| clean air policy advances
Ozone standard meets Opposition
Senators lobby EPA to abandon lower target for air pollutant.
by rOBEr T UKEILEy
However, the EPA did not keep its promise. The New
York Times reported that the American Petroleum Institute lobbied the EPA to delay finalizing the new ozone
NAAQS. In addition, Sens. Evan Bayh (D-Ind.) and George
Voinovich (R-Ohio) urged the EPA to give up its reconsideration of the Bush-era ozone rule. Joined by Sens. Kit
Bond (R-Mo.), Mary Landrieu (D-La.), Claire McCaskill
(D-Mo.), Richard Lugar (R-Ind.) and David Vitter (R-La.),
the politicians raised concerns about the economic impacts
if the more protective standard was finalized.
robert ukeiley (rukeiley
@ igc.org) is a lawyer
who represents environmental nonprofits in
clean air act litigation
affecting energy issues.
Under the Clean Air Act, the U.S. Environmental Protection Agency (EPA) sets levels of acceptable air pollution, known as National Ambient Air Quality Standards (NAAQS). States then come up with emission
restrictions and other programs to keep air pollution below
the NAAQS. The act requires the EPA to update the NAAQS
every five years, because Congress understood that our scientific knowledge of air pollution impacts advances over time.
Ground-level ozone is the principal component of smog.
Ozone causes asthma and other health problems, as well as
damage to crops and forests. In 2008, the EPA under the
Bush administration revised the NAAQS for ozone down
to 75 parts per billion. The problem is that the EPA’s own
scientists were recommending that the standard needed
to be even lower to protect public health, agriculture and
native ecosystems. Thus, the EPA under the Obama administration promised to review the decision. In January, the
EPA proposed to lower the ozone NAAQS to between 70
and 60 parts per billion. While a five to 10 parts per billion reduction may not seem like much, it would actually
require hundreds of fossil fuel-fired power plants to install
pollution-control devices, curtail their operating hours or
even shut down. This would be another step toward leveling the playing field for efficiency and renewable energy
versus fossil fuel-fired generation. Thus, it was good news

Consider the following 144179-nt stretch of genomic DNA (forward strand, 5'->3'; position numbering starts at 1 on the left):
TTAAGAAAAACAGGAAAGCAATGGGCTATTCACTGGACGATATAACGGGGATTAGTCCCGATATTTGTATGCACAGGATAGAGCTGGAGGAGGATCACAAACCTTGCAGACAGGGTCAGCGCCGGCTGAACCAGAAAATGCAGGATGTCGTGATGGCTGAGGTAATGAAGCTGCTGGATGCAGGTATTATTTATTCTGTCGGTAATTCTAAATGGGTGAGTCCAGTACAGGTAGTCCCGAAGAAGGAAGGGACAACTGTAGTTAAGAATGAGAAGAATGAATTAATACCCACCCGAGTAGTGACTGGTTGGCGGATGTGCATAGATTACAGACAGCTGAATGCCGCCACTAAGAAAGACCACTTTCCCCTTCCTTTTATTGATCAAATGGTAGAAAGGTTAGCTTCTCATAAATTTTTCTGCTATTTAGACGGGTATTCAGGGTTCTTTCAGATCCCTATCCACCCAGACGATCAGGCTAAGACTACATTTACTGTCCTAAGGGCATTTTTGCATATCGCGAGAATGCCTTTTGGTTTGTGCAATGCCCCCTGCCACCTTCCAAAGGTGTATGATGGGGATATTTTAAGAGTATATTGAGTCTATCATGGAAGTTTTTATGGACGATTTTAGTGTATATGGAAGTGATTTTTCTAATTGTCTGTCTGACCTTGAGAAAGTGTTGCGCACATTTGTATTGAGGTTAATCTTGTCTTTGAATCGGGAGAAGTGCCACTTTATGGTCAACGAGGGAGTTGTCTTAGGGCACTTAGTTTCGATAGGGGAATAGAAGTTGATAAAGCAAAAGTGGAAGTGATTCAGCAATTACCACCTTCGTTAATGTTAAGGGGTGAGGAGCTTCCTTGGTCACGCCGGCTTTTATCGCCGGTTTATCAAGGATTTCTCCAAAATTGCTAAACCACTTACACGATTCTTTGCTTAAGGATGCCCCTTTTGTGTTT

that the EPA promised it would finalize the new standard
Let the senators know that delaying the
new ozone NAAQS is bad for business.
The politicians are right that there are economic impacts.
However, the politicians fail to point out that the economic
impacts are the billions of dollars and the hundreds of jobs
being lost in energy-efficiency and renewable energy projects. These projects, needed for reductions in pollution, are
not going to happen until the EPA finalizes the standard.
People in the energy-efficiency and renewable energy fields
in Indiana, Ohio, Missouri and Louisiana need to be heard
on this. They need to contact the senators listed above and
make sure their colleagues, friends and family do the same.
Let the senators know that delaying the new ozone NAAQS
is bad for business.
the city of Arvada, Colo., in northwest metro Denver, has installed what it claims to be the state’s largest commercial
solar thermal installation. The rooftop of the Apex Center, a city
recreational building that includes two NHL-sized ice rinks, four
pools and three gymnasiums, is now equipped with 296 Lumos
( lumossolar.com) E30 evacuated-tube collectors. At peak performance, the system will produce 12. 43 million British thermal
units per day, helping with both space and water heating. On
an annual basis, it is expected to offset 30 to 40 percent of the
building’s natural gas consumption.
Justin Howe, Apex Center building engineer, secured certification and oversaw the installation process. Leading a labor
force consisting of the Arvada Fire Department, several church
groups and the Apex Park and Recreation District staff, Howe
estimates he saved the city $1 million by keeping the installation
in-house. A grant from the Colorado Carbon Fund, a program
of the Governor’s Energy Office, helped defray an additional
$30,000 in expense. — MIkE kOSHMRl
city Installs solar thermal system
16 November/December 2010 SOLAR TODAY solartoday.org
Copyright © 2010 by the American Solar Energy Society Inc. All rights reserved.